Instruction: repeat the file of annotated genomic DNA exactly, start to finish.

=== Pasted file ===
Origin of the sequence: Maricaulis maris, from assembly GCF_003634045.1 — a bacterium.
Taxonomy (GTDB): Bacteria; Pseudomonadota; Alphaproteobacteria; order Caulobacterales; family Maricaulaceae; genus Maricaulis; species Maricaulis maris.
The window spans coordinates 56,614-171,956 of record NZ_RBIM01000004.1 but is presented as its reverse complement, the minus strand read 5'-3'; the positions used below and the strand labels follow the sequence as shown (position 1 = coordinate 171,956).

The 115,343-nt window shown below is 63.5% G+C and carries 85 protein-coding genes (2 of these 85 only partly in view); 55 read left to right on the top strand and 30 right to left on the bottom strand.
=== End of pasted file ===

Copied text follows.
Origin of the sequence: Maricaulis maris, from assembly GCF_003634045.1 — a bacterium.
Taxonomy (GTDB): Bacteria; Pseudomonadota; Alphaproteobacteria; order Caulobacterales; family Maricaulaceae; genus Maricaulis; species Maricaulis maris.
The window spans coordinates 56,614-171,956 of record NZ_RBIM01000004.1 but is presented as its reverse complement, the minus strand read 5'-3'; the positions used below and the strand labels follow the sequence as shown (position 1 = coordinate 171,956).

The 115,343-nt window shown below is 63.5% G+C and carries 85 protein-coding genes (2 of these 85 only partly in view); 55 read left to right on the top strand and 30 right to left on the bottom strand.